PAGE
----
Dr. Marie-Helen Maras is a tenured Associate Professor at the Department of Security, Fire, and Emergency Management and the Director of the Center for Cybercrime Studies at John Jay College of Criminal Justice. She is also a faculty member of the graduate program in Digital Forensics and Cybersecurity at John Jay and a faculty member of the PhD program in Criminal Justice at the CUNY Graduate Center. Her academic background and research cover cybersecurity, transnational crime (e.g., cybercrime, smuggling of migrants, and trafficking in persons and drugs), transnational security issues (e.g., war and terrorism), and the legal, political, social, cultural, and economic impact of digital technology. She is the Director and Principal Investigator (PI) of a National Institute of Justice grant (app. $600,000) and two Bureau of Justice Assistance awards (totaling more than $1.6 million). She is also the co-PI on two NSF grants focused on improving cyberinfrastructure at the college and enhancing institutional cybersecurity research talent (app. $400,000). Dr. Maras serves as a subject matter expert and consultant on cybercrime and cyber organized crime for UNODC.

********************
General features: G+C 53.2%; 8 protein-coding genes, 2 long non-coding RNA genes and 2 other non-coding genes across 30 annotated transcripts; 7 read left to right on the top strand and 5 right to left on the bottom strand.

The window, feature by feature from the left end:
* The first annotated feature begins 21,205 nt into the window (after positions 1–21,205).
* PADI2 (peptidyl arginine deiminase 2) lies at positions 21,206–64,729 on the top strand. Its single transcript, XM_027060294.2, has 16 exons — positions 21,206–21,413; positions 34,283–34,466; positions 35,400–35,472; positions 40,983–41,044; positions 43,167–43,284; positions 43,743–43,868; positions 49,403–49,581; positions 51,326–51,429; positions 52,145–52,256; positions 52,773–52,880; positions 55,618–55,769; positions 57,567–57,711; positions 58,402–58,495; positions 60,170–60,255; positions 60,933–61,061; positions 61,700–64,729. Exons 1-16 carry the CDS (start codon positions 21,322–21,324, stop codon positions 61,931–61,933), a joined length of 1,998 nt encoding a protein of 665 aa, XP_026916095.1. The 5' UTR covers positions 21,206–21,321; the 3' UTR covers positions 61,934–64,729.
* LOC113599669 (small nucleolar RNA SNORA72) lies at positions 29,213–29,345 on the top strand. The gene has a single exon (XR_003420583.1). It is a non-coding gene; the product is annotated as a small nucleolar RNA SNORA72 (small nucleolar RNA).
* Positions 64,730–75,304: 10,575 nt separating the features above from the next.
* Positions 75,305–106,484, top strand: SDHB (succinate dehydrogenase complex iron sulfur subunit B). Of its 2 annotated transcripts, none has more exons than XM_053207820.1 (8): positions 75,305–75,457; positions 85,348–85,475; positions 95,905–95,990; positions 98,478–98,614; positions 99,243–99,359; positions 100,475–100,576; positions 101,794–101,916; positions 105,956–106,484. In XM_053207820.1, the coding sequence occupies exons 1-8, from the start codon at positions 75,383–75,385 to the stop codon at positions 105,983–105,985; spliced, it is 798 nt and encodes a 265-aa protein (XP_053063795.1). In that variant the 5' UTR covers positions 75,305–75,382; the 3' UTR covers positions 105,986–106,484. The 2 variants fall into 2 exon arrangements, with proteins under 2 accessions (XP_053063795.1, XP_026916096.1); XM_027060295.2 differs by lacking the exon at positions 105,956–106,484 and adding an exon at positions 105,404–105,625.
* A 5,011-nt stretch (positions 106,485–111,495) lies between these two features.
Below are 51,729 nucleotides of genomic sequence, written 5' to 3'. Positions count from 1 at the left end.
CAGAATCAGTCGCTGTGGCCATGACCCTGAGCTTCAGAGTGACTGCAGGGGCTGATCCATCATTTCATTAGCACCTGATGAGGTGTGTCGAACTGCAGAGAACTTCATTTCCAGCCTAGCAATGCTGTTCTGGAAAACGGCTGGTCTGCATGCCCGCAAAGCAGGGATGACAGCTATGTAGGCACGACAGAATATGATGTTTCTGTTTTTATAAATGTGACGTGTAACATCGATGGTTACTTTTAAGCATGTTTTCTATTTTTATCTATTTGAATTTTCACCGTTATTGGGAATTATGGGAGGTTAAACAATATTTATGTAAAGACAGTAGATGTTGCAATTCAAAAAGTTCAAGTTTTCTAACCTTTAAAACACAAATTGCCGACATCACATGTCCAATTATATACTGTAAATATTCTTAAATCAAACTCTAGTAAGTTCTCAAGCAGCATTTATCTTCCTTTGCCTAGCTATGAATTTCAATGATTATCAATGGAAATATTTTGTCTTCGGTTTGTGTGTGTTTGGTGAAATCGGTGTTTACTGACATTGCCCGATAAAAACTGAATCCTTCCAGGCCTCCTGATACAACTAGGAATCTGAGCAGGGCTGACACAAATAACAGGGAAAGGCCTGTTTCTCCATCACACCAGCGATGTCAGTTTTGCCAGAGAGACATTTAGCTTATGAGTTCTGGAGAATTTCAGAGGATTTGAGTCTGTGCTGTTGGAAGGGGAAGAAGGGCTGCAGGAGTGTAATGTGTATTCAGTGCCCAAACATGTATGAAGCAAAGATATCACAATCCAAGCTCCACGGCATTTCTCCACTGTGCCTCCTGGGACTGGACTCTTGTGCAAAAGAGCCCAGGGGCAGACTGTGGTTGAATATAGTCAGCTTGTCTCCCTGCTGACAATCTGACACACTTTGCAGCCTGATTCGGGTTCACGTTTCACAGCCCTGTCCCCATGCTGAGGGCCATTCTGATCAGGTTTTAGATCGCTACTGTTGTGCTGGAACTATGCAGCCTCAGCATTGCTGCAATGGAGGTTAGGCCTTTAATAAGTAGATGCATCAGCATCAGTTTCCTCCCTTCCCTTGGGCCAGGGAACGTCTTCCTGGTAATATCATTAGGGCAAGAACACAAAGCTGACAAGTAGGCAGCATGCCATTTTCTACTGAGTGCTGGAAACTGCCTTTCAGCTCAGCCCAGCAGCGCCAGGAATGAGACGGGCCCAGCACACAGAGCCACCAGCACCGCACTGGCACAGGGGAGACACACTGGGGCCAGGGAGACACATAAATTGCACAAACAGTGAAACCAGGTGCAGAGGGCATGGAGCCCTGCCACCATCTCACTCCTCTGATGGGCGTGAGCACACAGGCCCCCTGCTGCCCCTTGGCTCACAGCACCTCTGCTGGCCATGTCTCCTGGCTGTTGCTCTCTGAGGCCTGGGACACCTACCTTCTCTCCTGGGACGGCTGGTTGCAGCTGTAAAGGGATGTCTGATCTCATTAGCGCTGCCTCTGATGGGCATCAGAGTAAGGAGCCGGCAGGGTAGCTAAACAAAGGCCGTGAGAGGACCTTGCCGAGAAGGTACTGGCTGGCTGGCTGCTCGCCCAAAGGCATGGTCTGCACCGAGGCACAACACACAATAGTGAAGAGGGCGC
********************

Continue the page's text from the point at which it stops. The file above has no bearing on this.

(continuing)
Dr. Maras is the author of numerous peer-reviewed academic journal articles and books, including Cybercriminology (Oxford University Press, 2016); Computer Forensics: Cybercriminals, Laws, and Evidence (now in its second edition; Jones and Bartlett, 2014); Transnational Security (CRC Press, 2014); CRC Press Terrorism Reader (CRC Press, 2013); and Counterterrorism (Jones and Bartlett, 2012), among other publications. She is currently working on books on Cyberlaw and Cyberliberties, Transnational Crime, and Human Trafficking Today (the latter two books focus on the evolution of these crimes and the facilitation of these crimes by the Internet and digital technology), as well as other projects with Oxford University Press. Prior to her academic post, she served in the U.S. Navy for approximately seven years gaining significant experience in security, international investigations, and law enforcement from her posts as a Navy Law Enforcement Specialist and Command Investigator. During the early stages of her military career, she worked as an Electronics and Calibration Technician.
- Understanding the Intersection between Technology and Kidnapping: A Typology of Virtual Kidnapping
- Discrimination stigmatization and surveillance COVID 19 and social sorting
- State of Ohio v. Ross Compton- Internet-enabled medical device data introduced as evidence of arson and insurance fraud
- Enabling mass surveillance: data aggregation in the age of big data and the Internet of Things
- Child Sex Dolls and Robots: More Than Just an Uncanny Valley